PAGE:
What exactly is design thinking? Why does product innovation seem so hard? Many organizations are fast adapting to design thinking techniques to solve complex challenges. Design thinking just like traditional ethnography involves observing customers and sometimes living their lives in order to learn their felt pains and unmet needs. That however is just a small aspect of design thinking.
Design thinking gives design a scientific basis. It combines logical thinking with creativity and experiments to solve (sometimes ill-defined) problems that have no upfront clear solution and cannot be solved by conventional linear problem-solving approaches. Design thinking is said to be based on abductive reasoning where critical thinking is applied to generation of innovative solutions which are then iteratively designed and validated. Like in any other rule book of Design process, keeping the customer at the core of strategy is also applicable to Design thinking.
Without applying design thinking in new product creation, the efforts and investment put by the organization towards product innovation may not reach fruition. This is because differentiators are hard to define and build. Innovation demands unconventional solutions, thus the approach to identify the problem and finding a solution must not be a conventional market research. Asking consumers may simply not work because they may not be able to imagine the finished version of what they want or actually need.
Vanilla brainstorm and traditional market research methods bring in a plethora of information. The ability to comb out the innovative ideas out of those is a difficult task because it involves further individual and group biases. Innovative ideas can’t be proven with data because no data points exist. For medium to large organizations it is specifically hard to pick up the innovative ideas which if worked upon, appear much like a business risk.
As a practice, design thinking reduces the chance for human biases and several misaligned viewpoints of stakeholders in an organization. The linear nature of design thinking makes it easier for everyone in the organization to onboard, contribute and challenge accepted explanations regardless of their core skills and assigned responsibilities.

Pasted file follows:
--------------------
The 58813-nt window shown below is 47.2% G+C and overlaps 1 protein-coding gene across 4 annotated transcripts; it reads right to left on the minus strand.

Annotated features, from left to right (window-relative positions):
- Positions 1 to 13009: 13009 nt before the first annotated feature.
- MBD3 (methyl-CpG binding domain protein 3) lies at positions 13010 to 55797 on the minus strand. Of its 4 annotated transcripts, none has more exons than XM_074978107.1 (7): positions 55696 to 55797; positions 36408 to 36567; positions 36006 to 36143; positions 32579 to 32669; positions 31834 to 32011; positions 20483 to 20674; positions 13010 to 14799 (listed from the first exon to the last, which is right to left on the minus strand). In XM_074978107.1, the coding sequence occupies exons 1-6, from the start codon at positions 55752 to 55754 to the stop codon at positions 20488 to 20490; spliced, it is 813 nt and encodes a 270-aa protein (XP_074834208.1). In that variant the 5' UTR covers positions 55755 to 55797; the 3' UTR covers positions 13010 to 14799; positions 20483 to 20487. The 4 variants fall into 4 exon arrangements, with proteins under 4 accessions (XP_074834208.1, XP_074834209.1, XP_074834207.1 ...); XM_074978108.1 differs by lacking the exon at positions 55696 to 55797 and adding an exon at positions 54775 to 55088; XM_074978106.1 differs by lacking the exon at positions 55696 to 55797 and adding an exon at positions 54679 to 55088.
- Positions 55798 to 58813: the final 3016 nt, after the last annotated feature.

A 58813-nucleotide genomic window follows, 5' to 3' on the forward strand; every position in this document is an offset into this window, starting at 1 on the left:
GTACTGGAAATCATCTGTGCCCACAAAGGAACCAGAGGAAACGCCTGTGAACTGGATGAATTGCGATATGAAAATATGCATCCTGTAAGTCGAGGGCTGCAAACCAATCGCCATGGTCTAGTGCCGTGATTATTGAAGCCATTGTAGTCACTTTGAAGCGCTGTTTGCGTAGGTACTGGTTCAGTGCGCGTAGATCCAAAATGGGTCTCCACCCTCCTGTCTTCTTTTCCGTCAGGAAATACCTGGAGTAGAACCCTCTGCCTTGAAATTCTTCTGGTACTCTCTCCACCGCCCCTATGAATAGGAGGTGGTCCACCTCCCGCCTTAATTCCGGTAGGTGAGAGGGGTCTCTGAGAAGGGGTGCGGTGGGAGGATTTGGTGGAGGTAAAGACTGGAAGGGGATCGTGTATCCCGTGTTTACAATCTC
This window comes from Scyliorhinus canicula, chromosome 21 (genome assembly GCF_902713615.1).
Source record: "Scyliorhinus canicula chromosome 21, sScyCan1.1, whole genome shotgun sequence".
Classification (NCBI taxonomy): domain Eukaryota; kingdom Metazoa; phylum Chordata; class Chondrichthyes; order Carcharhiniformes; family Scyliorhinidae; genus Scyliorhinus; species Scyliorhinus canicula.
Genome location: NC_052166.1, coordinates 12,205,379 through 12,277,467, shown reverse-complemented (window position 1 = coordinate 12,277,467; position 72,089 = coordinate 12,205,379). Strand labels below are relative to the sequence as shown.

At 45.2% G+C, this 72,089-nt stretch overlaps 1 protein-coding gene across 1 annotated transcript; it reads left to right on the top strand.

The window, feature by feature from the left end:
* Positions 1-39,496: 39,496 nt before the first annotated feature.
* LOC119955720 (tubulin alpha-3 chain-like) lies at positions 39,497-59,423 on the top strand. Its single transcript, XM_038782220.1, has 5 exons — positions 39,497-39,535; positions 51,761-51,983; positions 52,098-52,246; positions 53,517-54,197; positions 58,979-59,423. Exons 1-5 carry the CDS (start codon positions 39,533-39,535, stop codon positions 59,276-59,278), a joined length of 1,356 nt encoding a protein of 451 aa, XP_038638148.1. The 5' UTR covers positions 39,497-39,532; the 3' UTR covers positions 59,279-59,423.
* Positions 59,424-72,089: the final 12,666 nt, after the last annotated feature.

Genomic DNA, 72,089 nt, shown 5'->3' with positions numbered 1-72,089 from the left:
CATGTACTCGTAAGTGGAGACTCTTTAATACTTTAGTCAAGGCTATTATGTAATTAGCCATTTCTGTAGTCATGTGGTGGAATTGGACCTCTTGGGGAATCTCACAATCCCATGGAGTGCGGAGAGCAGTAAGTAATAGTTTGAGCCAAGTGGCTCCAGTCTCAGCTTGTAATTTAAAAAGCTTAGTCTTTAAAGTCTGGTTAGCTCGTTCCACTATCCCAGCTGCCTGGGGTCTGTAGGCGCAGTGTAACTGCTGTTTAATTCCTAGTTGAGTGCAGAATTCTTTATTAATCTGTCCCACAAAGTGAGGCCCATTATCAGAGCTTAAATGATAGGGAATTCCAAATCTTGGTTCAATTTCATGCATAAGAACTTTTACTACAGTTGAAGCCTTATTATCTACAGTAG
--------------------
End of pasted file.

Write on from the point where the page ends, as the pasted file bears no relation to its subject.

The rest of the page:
Discovery - Empathise and Design
Everyone involved in Design thinking examines the goals and the user journey that leads users to achieve their goals. That is vastly different from collecting and then analysing tonnes of data. Design thinking is rooted in ethnography and sociology, and requires the innovators to live the life of the user. The questions then may change from solving a problem that the users seem to have, to seeking a design solution that the users might actually enjoy with their capabilities and characteristics.
The information generated from Design thinking is organized in such a way that involvement from stakeholders helps to identify the opportunities that call for a new Design. The artefacts typically involved creation of posters and user perspectives in each of those. The stakeholders then mark the opportunities for new Design solutions after observing these posters. The observations from stakeholders are then clustered and organised into fewer groups of problems.
Each of the selected problems are then supported by focus on the problem a potential design solution would address. In this way, the ideas get weighted more in terms of opportunities than constraints.
Moving into ideation from the Discovery phase, learning from the discovery process is shared and solutions are thought of. These solutions are combined from independent perspectives of diverse groups of stakeholders who try to propose a solution in making the overall experience better than existing. Due to the group discussions and collaboratively exploring solutions, everyone contributes to the best they can offer with any holding back. In the team, everyone is now working towards creation of an ideal experience and therefore more commitment is achieved.
The prototypes in the design thinking process are completely discardable pieces and that flexibility opens up possibilities to consider multiple prototypes to experiment on. A prototype might be completely changed if not discarded. In case of digital properties, prototypes can be as simple as barebone wireframes. The low fidelity, inexpensive prototype that takes the straw-man proposal approach is helpful because users then focus on essentials than the bells and whistles.
The solution prototypes are then tested out to ensure and further finetune the prototypes or just create new ones which solve the problem from a different perspective. The outcome of such tests may not be just a Go or No-Go, instead suggestions and ideas to tweak the prototype so that more valuable insights and correct fit design solutions can be achieved.
Human needs are at the root of every innovation. By adopting design thinking principles, organisations can gain a deeper understanding of their customers’ needs and expectations. While design thinking is often illustrated as a linear process, steps can be iterated till the final product design is perceived as a meaningful and innovative solution.
Design thinking brings designers and other stakeholders to a common thinking and doing platform without having them to learn new skills like user research and interaction design. Due to continuous and active involvement in the co-creation, the natural commitment of stakeholders is easier to achieve thereby, making product innovation effective and not necessarily incremental.
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